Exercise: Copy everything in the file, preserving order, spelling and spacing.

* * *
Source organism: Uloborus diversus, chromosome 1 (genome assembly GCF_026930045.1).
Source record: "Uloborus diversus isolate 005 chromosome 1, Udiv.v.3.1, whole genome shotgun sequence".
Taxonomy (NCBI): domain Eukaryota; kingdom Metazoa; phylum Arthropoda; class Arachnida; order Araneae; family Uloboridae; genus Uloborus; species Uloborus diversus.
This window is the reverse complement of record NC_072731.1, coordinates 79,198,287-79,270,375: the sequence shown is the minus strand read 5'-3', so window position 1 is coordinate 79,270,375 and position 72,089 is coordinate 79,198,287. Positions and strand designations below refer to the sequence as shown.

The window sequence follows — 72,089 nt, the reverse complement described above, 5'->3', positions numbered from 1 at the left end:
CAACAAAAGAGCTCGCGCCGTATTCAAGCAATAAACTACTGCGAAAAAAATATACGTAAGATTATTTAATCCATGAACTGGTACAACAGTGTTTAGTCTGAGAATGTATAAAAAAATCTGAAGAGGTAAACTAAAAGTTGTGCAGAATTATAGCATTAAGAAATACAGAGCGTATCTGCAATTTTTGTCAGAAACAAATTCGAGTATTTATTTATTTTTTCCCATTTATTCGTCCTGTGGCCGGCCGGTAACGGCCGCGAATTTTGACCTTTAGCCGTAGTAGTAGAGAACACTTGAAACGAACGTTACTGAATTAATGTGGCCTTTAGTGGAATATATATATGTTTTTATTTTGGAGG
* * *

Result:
Source organism: Uloborus diversus, chromosome 1 (genome assembly GCF_026930045.1).
Source record: "Uloborus diversus isolate 005 chromosome 1, Udiv.v.3.1, whole genome shotgun sequence".
Taxonomy (NCBI): domain Eukaryota; kingdom Metazoa; phylum Arthropoda; class Arachnida; order Araneae; family Uloboridae; genus Uloborus; species Uloborus diversus.
This window is the reverse complement of record NC_072731.1, coordinates 79,198,287-79,270,375: the sequence shown is the minus strand read 5'-3', so window position 1 is coordinate 79,270,375 and position 72,089 is coordinate 79,198,287. Positions and strand designations below refer to the sequence as shown.

The window sequence follows — 72,089 nt, the reverse complement described above, 5'->3', positions numbered from 1 at the left end:
CAACAAAAGAGCTCGCGCCGTATTCAAGCAATAAACTACTGCGAAAAAAATATACGTAAGATTATTTAATCCATGAACTGGTACAACAGTGTTTAGTCTGAGAATGTATAAAAAAATCTGAAGAGGTAAACTAAAAGTTGTGCAGAATTATAGCATTAAGAAATACAGAGCGTATCTGCAATTTTTGTCAGAAACAAATTCGAGTATTTATTTATTTTTTCCCATTTATTCGTCCTGTGGCCGGCCGGTAACGGCCGCGAATTTTGACCTTTAGCCGTAGTAGTAGAGAACACTTGAAACGAACGTTACTGAATTAATGTGGCCTTTAGTGGAATATATATATGTTTTTATTTTGGAGG